The April deadline has come and gone and it’s time for an update on the bills the AOC’s Energy, Environment and Land Use steering committee have taken a position on or showed interest in following.


The committee has been tracking two onsite septic bills. The funding bill for the Onsite Septic Loan Program, SB 383,was moved early to the Ways and Committee and it will most likely sit there until the end of the session. The technical fix bill, SB 812, flew through the Senate and is scheduled for a public hearing on Monday, April 24th.


HB 2645 the vehicle for a secure medicine takeback program is waiting to be assigned to a subcommittee of the Ways and Means committee.


SB 634 passed through the Senate 30-0 last week. The bill states that energy from a biomass facility can be used to meet the state’s 1.5 percent investment in renewable energy requirement. The tax credit associated biomass production or collection, HB 2072, has moved out of the House Energy and Environment Committee and is now in the Joint Tax Credit Committee.


Three of the bills introduced pertaining to accessory dwelling units on rural residential have now died. AOC’s HB 2937 and HB 2938, and Senator Monnes Anderson’s SB 1024 all did not make it out of their policy committee. The general feeling was the concept still needed more work and many stakeholders have committed to working in the interim. HB 3012,  which would allow the construction of a second home on a rural residential parcel under certain conditions, has moved out of the committee and will move to the House floor.


SB 1036 exempts the creation of landfills and public works projects from mining regulations. The bill passed out of the Environment and Natural Resources Committee and now moves to the Senate floor for a vote. AOC has worked closely with the Oregon Refuse and Recycling Association, Oregon Department of Geology and Mineral Industries (DOGAMI), 1000 Friends of Oregon and Oregon Department of Land Conservation and Development (DCLD) to ensure that the bill fits a narrow scope of removing material for construction materials.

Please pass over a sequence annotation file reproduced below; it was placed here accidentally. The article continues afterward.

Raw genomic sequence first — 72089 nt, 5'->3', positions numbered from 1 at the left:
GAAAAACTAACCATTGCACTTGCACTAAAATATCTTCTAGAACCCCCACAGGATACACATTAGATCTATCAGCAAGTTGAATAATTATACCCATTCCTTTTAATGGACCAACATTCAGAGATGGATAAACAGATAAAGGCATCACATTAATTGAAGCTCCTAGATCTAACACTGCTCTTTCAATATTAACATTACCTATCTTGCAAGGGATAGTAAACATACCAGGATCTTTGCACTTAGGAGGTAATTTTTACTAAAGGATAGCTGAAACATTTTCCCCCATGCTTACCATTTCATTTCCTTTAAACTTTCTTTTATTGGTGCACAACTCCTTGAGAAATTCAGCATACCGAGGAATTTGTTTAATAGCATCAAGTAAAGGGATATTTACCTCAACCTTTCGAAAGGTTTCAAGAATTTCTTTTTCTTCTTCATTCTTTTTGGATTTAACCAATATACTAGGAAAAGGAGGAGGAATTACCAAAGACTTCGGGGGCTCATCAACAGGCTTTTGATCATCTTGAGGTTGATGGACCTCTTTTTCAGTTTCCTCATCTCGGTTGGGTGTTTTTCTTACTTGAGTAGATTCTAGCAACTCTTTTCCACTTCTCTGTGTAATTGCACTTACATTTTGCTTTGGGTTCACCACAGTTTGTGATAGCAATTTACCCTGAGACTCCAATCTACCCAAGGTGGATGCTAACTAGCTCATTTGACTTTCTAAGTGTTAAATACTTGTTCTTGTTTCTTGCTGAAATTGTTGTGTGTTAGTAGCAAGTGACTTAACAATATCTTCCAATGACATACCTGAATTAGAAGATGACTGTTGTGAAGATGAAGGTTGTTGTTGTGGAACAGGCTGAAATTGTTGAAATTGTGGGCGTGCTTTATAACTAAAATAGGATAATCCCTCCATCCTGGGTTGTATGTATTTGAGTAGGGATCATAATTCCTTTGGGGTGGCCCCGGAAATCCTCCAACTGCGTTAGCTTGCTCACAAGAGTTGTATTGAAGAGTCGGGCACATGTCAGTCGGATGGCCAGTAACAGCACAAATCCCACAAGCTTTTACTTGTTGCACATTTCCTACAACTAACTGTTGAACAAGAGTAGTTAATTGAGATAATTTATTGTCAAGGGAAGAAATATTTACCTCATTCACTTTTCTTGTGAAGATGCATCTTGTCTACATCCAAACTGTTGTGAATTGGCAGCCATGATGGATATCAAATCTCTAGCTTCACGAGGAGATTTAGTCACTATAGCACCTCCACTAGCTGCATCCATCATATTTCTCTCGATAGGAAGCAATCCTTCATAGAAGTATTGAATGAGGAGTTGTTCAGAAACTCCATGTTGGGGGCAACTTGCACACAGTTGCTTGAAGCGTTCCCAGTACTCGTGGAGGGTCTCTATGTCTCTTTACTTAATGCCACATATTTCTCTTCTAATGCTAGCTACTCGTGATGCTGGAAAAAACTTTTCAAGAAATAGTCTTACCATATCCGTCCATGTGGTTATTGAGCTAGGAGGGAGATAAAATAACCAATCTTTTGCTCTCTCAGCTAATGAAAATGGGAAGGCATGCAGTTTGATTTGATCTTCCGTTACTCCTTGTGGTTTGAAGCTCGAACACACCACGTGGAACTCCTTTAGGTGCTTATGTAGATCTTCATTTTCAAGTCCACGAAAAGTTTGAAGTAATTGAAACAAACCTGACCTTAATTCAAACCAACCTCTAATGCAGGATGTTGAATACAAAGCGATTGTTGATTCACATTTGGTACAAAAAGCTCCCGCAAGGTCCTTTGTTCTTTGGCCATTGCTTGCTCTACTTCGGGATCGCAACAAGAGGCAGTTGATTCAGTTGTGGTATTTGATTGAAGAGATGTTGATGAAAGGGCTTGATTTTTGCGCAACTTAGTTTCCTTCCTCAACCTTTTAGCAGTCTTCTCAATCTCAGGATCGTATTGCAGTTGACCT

SB 644 was moved to Senate Rules. The bill would expedite the local land use process for mines meeting certain criteria in several Eastern Oregon Counties. If the mine meets both Federal and DOGAMI requirements the county process would be much simpler, ensuring that the mine met certain local criteria.


SB 432 was also moved to the Rules Committee. The bill allows rural counties with no population growth to adopt a comprehensive land use plan without complying with the statewide land use planning goals.


AOC has worked with other stakeholders to fix a technical problem with transportation tax credits. A couple of counties have been impacted by this technical problem. HB 3032 is still in the House Revenue Committee and AOC continues to work with other stakeholders to get it moved to the Joint Tax Credit Committee.


There were two approaches taken to the underfunded noxious weed program: a funding bill, HB 2043, and a pilot program to replace invasive species with native pollinators, HB 2535. Unfortunately, the funding bill did not move but HB 2535 has been moved to Ways and Means.


There were several bills regarding building codes that EELU has been tracking. It appears as if only one is continuing to move. HB 2737 is the product of a couple of small stakeholder meetings that took place earlier in the session. This bill is intended to deal with the recent movement of tiny houses (under 400 sq ft.) with lofts and ladders. The other bills related to building codes appear to have died.

Contributed by: Mark Nystrom | AOC Energy, Environment & Land Use Policy Manager